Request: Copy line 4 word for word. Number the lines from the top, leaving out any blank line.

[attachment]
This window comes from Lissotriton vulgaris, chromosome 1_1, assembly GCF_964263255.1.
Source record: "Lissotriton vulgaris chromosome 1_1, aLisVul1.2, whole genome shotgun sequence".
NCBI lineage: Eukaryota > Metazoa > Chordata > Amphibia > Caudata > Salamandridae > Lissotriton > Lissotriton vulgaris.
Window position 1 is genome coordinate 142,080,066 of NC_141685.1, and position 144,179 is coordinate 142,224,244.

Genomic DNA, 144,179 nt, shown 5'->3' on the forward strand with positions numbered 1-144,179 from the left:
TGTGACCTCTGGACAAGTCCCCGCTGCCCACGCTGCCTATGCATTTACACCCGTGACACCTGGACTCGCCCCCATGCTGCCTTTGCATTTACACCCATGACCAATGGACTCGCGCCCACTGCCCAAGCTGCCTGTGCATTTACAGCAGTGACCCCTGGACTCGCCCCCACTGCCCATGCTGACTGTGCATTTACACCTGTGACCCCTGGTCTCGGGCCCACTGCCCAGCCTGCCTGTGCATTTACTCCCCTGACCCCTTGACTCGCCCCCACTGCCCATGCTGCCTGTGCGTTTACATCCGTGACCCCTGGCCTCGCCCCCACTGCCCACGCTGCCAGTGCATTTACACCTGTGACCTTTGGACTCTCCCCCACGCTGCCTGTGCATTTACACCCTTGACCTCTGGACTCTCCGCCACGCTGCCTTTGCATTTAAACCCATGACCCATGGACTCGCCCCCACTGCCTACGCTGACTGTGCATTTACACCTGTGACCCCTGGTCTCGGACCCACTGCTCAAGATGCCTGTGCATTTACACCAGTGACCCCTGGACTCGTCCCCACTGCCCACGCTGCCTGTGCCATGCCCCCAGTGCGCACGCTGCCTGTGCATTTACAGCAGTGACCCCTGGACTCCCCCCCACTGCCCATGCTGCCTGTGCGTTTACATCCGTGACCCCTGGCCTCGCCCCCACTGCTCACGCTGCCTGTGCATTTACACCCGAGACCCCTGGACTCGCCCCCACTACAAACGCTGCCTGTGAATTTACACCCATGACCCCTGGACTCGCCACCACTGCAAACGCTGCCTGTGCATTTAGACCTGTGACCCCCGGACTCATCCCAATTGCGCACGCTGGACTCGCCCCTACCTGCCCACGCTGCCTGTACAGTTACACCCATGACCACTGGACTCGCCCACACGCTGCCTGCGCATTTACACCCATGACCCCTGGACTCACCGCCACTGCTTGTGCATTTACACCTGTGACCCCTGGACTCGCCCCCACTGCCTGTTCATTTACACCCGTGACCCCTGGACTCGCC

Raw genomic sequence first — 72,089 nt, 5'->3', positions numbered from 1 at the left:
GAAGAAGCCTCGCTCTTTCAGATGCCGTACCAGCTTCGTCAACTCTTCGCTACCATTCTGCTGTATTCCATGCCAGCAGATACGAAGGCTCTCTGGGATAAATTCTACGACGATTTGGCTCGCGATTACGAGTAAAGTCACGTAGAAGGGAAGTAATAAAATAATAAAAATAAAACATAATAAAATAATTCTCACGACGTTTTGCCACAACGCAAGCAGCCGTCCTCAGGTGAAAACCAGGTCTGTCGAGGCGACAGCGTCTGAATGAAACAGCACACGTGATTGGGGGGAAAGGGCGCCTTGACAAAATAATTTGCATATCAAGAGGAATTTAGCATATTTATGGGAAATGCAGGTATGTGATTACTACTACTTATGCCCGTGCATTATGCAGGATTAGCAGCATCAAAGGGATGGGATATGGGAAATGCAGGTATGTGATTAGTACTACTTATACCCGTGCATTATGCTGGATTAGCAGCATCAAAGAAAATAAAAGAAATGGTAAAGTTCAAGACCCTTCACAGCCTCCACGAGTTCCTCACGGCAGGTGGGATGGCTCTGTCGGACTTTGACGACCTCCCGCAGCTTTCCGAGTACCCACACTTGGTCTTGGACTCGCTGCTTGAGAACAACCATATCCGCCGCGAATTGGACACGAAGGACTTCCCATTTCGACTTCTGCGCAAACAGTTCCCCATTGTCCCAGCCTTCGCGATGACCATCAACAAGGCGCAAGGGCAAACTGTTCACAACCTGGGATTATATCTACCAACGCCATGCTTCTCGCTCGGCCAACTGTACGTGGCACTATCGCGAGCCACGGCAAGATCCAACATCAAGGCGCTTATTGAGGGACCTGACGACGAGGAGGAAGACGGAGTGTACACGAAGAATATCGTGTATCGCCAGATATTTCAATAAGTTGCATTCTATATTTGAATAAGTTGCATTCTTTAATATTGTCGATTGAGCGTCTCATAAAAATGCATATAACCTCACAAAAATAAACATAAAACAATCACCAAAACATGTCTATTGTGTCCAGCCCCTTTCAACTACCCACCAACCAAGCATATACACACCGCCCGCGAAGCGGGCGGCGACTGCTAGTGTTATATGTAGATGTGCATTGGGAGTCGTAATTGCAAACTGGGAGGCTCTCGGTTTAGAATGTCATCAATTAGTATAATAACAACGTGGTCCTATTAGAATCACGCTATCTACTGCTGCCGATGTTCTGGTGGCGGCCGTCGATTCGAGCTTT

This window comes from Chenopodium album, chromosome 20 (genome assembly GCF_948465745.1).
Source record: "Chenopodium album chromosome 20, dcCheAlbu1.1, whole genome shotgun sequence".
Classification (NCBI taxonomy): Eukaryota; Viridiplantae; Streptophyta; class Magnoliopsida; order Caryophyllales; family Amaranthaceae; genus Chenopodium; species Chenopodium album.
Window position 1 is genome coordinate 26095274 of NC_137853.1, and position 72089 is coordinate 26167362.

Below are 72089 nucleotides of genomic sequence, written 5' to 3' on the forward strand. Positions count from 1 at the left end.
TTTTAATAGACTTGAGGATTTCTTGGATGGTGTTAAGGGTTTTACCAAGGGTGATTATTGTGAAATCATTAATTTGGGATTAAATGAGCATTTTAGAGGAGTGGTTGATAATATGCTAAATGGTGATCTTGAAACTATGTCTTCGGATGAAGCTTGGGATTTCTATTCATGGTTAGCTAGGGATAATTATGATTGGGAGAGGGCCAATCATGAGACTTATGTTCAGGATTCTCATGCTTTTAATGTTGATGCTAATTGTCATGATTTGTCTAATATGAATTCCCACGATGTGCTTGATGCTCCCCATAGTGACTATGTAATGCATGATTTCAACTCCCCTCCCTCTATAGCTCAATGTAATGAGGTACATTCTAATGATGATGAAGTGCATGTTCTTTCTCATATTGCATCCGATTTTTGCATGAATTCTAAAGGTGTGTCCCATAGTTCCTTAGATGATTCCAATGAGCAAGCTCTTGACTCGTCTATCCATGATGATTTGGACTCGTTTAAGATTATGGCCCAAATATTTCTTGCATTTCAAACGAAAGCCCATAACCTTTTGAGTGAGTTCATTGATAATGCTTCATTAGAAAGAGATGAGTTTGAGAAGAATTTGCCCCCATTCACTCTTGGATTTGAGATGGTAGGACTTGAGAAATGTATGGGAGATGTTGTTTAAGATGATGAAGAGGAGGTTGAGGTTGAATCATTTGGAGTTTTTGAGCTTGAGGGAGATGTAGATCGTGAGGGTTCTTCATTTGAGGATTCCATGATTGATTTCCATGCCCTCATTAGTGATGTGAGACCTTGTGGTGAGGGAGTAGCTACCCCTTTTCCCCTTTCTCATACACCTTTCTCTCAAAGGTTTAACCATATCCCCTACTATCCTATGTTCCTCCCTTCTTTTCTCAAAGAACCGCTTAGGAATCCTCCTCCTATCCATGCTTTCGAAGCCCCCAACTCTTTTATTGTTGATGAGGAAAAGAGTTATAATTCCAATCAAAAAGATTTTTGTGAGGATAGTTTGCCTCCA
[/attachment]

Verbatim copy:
Window position 1 is genome coordinate 142,080,066 of NC_141685.1, and position 144,179 is coordinate 142,224,244.